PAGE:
Further, both Mars and Theia (that likely originated outside the debris belt) are respectively were Mars massed. The slower Mars and Theia accretion - being mostly outside the rain of the chondritic composition pebbles onto Earth (likely the gas giant migration had part in the definition and dynamics of the pebble clouds) - were cut off by the protoplanetary disk dispersal near enough concurrent with the gas giant migration. In the new models time at accretion end is < 5 Myrs for proto-Earth Tellus, 10-20 Myrs for Mars, while we know Theia hit Tellus at 50 Myrs to make Earth and Moon. (The glancing angle models have Theia matter end up at the core-mantle boundary. Personally I suspect the two crumpled up LLSV provinces at opposite equatorial sides of Earth at the core-mantle boundary [ https://en.wikipedia.org/wiki/Large_low-shear-velocity_provinces ] could be the unique result of the then rapidly spinning Earth primordial crust being ripped and forcibly sunk by the new magma ocean flooding. The mass and density fits. And they seem to leak primordial volatile material to the correlated super plumes as well as to where the kimberlite diamonds can pick it up beneath the continental crust.) That nicely explain these planets smaller mass as well as their more disturbed - in Theia's case very disturbed - orbits.

From here on, some loosely tied together speculation that - like the LLSV speculation - has little to no modeling behind:

The metal core Psyche parent could also have originated further out and its debris being located inside its original orbit due to the gas giant migration. A very odd result that may bear on this is that among the 50 k meteorites [ https://en.wikipedia.org/wiki/Meteorite ] there seems to be only 100 - 200 parent bodies ("families") [ https://www.sciencedirect.com/science/article/pii/S0016703720301058 ], which is close enough to the orbital + spectroscopic classifications [ https://en.wikipedia.org/wiki/Asteroid_family ]. Maybe much of the debris belt is really debris, of a group of planetesimals that were too close to Jupiter to make it undisturbed. Psyche mass at ~1 % of the total would fit that reasonably well.

In that perspective, Ceres as a late capture in connection with the gas giant migration seems the better model [ https://en.wikipedia.org/wiki/Ceres_(dwarf_planet)#Origin_and_evolution ]. Pallas is also round-ish, but the newest observations tell us it is a *really* beat up, oddly orbiting body [ https://www.space.com/asteroid-pallas-craters-violent-history.html ].
 
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rod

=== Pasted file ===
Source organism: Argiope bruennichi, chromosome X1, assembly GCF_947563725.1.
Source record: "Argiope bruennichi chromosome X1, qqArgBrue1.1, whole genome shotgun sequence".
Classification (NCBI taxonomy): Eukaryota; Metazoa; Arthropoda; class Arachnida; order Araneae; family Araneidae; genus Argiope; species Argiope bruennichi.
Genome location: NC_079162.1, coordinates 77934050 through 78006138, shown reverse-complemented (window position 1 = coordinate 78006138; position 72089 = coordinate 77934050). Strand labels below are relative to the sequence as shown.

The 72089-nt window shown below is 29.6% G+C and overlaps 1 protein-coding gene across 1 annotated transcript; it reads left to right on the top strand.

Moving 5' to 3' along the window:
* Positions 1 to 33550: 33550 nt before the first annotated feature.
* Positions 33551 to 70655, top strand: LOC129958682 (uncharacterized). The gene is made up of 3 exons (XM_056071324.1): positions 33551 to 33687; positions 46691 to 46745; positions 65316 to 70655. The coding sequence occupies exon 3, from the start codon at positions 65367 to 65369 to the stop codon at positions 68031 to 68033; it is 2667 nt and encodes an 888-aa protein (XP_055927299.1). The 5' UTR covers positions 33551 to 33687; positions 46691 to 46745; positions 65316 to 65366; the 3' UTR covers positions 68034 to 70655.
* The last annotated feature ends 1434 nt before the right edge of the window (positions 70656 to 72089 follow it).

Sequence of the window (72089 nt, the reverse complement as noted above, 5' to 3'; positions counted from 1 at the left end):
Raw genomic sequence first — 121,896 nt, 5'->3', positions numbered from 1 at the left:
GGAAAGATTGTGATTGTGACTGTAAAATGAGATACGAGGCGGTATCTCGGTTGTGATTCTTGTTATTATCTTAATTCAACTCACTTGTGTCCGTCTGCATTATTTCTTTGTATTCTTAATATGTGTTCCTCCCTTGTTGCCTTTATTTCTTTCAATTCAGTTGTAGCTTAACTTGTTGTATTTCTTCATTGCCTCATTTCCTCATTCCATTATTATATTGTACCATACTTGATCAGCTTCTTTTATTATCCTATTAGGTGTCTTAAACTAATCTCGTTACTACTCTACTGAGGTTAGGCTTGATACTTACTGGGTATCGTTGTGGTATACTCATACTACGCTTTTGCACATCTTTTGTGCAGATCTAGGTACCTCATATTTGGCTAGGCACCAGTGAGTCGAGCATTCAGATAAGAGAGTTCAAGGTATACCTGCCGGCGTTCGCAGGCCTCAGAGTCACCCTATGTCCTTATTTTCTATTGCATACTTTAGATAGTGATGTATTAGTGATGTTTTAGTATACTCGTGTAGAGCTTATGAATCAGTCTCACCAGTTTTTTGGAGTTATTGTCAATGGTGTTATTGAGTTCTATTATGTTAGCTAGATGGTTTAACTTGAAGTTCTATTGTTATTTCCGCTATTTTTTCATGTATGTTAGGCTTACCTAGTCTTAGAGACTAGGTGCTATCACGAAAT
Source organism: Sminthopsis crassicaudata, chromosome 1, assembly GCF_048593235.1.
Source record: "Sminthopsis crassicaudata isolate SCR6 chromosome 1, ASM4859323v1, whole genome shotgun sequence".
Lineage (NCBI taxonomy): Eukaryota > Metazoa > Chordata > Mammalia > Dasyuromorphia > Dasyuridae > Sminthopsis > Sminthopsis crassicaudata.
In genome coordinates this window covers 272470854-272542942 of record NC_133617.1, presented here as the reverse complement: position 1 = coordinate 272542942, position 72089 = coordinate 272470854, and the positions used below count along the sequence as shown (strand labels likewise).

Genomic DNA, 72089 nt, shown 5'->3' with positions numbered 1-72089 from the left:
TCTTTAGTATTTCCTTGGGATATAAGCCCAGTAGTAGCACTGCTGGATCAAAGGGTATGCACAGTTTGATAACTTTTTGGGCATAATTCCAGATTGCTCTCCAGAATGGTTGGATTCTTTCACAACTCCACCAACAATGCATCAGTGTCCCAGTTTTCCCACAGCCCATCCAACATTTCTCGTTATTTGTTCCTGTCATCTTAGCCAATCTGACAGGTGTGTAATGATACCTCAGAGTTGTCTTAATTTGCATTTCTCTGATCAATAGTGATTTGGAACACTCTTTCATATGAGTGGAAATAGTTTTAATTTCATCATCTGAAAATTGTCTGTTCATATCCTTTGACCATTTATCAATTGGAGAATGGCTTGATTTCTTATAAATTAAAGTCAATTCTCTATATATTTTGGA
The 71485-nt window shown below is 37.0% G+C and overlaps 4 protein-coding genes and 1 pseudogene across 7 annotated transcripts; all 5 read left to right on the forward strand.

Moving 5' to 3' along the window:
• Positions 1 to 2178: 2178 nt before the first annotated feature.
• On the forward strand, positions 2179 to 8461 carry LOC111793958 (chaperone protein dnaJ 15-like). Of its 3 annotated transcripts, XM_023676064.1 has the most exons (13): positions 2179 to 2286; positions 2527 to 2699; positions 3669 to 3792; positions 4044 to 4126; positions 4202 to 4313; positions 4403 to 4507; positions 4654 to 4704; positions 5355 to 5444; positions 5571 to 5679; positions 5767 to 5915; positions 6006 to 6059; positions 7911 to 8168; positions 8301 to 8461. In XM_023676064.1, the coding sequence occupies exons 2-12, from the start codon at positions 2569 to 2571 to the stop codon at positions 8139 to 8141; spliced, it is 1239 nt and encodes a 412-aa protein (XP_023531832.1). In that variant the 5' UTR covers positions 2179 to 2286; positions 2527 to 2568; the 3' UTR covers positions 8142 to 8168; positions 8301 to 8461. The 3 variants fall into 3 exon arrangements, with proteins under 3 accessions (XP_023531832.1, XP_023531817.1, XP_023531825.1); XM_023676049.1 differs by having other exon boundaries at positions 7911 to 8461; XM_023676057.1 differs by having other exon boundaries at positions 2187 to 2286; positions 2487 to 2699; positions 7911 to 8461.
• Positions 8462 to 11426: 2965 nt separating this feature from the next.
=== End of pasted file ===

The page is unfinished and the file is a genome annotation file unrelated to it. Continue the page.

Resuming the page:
Oct 22, 2019
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For me, I understand that the iron isotope study using meteorites placed a real, 5E+6 year timeline constraint on the proto-earth formation time because the disk lasted only this long with the small dust grains. Discussions about giant impacts in the solar system depend upon how much computer models use as input disk mass initially (that includes dust grains), and how long the disk can last. There are wide variations reported now. Studies in 1999, T Tauri stars contained about 330 or so earth masses. This year in 2020, computer simulations use > 39,000 earth masses. Present day astronomy based upon what telescopes can *observe*, shows about 447 earth masses from Mercury to Pluto, most of this is in Jupiter. The new iron isotope for the formation of the proto-earth, places the 5E+6 year formation time that conflicts with other studies using different isotopes. The story of the origin of our solar system is getting very interesting :)
 
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Discussions about giant impacts in the solar system depend upon how much computer models use as input disk mass initially (that includes dust grains), and how long the disk can last. There are wide variations reported now.
That variation is why I would like to see a bayesian credibility distribution analysis of some selected newer models, There likely are too many models to analyse them all, but there are some subsets like those I mentioned that concur roughly on the datings.

Disk masses, dispersal and models are pretty fuzzy subjects, the ALMA images for instance show features that models had not, and pebble cloud formation and accretion are relatively new too et cetera. That is interesting, but also a vast subject and with less possibility of a context of bayesian synthesis as the subject advances (though maybe the disk mass you mention could be used).